One church, many faces

By 
  • January 15, 2010
{mosimage}Congratulations to Canada’s two new auxiliary bishops, Bishops William McGrattan, 53, and Vincent Nguyen, 43. Their recent ordinations and calls to serve the archdiocese of Toronto provide an injection of new ideas and fresh energy that can only benefit a Catholic community undergoing rapid growth both in sheer numbers and in challenges associated with the region’s ever-widening cultural mosaic.

Their backgrounds are strikingly different. McGrattan, the oldest of two children, was born and raised in the comfort of London, Ont.; Nguyen, one of nine children, was born near Saigon during the Vietnam War and fled to Canada with other “boat people” refugees in 1983. But they carry the same reputation of being skilled at listening, understanding and caring, essential qualities as they become vicars of an archdiocese in transition.

Canada is among the world’s most ethnically diverse nations and the Greater Toronto Area is the most diverse region in Canada. According to StatsCan figures, one million immigrants arrived in Canada between 2001 and 2006, and 6.2-million foreign-born people live here. They represent 200 different ethnic origins and almost 20 per cent of the total population. By comparison, just 13 per cent of Americans are foreign-born.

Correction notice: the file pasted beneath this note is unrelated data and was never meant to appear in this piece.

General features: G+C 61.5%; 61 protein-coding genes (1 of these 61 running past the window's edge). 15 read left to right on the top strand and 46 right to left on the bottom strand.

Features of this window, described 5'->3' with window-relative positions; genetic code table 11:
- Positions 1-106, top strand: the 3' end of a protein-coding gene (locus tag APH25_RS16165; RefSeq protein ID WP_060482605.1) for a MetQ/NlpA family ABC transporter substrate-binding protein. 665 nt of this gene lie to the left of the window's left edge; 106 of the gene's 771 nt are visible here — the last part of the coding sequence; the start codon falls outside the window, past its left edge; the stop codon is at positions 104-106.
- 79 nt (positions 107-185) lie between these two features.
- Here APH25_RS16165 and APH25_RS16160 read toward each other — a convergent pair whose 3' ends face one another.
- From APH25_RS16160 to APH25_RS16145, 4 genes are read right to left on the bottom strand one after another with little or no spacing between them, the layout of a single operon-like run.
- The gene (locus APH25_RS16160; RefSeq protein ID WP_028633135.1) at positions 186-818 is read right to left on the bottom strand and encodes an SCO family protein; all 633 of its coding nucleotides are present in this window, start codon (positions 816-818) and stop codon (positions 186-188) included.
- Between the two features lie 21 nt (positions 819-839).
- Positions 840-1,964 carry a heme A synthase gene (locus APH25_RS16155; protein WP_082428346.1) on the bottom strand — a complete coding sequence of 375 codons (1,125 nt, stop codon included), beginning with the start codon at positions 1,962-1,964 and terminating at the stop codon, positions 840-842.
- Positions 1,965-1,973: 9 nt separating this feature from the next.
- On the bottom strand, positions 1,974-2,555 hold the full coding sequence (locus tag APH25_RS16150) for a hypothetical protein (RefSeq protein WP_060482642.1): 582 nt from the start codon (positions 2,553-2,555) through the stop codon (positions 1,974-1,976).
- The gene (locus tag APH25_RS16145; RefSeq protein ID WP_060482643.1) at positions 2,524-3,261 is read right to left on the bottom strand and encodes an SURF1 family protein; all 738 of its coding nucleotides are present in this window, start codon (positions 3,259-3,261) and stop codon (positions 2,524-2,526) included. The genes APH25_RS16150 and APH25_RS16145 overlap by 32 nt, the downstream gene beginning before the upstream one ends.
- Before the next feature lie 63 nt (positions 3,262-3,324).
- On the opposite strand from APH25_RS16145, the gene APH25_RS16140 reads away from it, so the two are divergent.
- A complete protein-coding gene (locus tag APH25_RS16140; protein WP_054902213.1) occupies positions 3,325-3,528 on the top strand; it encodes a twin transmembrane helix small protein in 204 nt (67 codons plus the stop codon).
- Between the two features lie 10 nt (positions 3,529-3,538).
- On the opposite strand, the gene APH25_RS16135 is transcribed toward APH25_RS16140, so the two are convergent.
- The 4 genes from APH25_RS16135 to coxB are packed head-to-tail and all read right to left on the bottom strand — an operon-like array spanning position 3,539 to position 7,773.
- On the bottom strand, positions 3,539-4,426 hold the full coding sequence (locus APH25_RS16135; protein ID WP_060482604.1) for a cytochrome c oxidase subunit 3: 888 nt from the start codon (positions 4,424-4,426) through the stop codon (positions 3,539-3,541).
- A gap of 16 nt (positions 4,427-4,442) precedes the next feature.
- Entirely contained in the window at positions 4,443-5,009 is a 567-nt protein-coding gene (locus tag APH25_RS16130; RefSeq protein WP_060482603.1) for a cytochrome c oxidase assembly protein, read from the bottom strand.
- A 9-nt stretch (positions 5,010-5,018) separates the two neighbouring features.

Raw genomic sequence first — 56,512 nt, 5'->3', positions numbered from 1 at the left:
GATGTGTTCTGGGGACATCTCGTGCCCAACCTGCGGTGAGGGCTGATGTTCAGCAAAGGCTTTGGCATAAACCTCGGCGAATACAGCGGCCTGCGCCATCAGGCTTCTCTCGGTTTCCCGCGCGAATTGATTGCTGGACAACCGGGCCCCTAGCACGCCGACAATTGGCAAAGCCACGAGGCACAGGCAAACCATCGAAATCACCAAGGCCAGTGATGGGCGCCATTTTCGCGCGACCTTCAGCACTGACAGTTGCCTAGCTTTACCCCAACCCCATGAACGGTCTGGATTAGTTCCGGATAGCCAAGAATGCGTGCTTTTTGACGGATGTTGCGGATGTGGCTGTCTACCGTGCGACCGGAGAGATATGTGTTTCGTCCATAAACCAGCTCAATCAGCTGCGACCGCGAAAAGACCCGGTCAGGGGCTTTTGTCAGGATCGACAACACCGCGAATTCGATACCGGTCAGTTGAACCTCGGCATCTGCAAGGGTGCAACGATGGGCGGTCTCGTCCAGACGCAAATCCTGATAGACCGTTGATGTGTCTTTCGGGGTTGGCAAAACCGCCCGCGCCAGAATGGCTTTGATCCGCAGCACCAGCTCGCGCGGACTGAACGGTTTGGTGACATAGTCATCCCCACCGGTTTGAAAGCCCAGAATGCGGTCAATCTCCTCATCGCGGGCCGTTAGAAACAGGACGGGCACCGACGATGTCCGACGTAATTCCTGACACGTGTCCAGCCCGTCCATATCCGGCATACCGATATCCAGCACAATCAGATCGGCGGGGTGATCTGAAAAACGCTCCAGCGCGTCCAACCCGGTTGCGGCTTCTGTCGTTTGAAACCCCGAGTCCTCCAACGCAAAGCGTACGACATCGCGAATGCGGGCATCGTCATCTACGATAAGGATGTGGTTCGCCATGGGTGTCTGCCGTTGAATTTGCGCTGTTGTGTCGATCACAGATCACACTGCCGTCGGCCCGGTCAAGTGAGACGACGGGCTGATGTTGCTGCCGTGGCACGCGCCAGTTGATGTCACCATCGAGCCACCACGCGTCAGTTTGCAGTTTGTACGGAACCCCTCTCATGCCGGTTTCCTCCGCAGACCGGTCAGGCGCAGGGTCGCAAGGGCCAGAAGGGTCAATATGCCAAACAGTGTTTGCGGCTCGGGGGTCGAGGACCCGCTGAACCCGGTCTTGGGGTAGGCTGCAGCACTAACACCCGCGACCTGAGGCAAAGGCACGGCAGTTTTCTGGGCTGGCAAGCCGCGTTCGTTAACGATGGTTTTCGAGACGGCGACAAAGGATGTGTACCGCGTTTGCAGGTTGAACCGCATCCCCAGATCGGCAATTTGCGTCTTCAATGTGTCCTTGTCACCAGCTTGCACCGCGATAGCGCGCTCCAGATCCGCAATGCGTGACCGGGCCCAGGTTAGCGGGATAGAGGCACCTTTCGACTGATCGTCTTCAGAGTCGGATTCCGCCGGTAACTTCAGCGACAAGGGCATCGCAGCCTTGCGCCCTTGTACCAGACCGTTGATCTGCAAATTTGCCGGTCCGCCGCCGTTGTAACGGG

By and large, new immigrants choose to live in our large cities, with 69 per cent of recent immigrants settling in Toronto, Montreal and Vancouver. Half the population of Greater Toronto was born abroad and the city has more than two-million visible minority residents. And the number is growing. Canada accepts more than 200,000 immigrants annually and about 75,000 of them settle within the archdiocese of Toronto. Of those 75,000, the majority come from Asia and the Middle East and it is estimated that about 15,000 are Roman Catholic. These immigrants, as well as more than 1,000 converts each year, are being added annually to a Catholic population that has swelled to 1.9 million in the archdiocese.

Immigration has always fuelled the growth of the archdiocese but the newest Catholics are arriving from a more diverse range of countries. The archdiocese celebrates Mass every week for 36 ethnic and linguistic communities, in languages as varied as Italian and German, Arabic and Cantonese, Tamil and Vietnamese. Over the past 20 years two-thirds of priests ordained from St. Augustine’s Seminary were born outside Canada.

What all this means is that these new, largely non-white Canadians were overdue to be given a voice in the upper echelons of church hierarchy. They could always depend on receiving a sympathetic ear but that is less profound than being represented by someone, within the archdiocese and within the Canadian Conference of Catholic Bishops, who intimately understood their concerns, frustrations, hopes and dreams.

Nguyen, the first non-white bishop in Canada, instantly becomes that important link. But it’s interesting that McGrattan was named Toronto’s new vicar for ethnic communities. If there is a message in that, it might be to remember that we’re all in this together. The church is a kaleidoscope of many races, colours and languages. But it’s one church.

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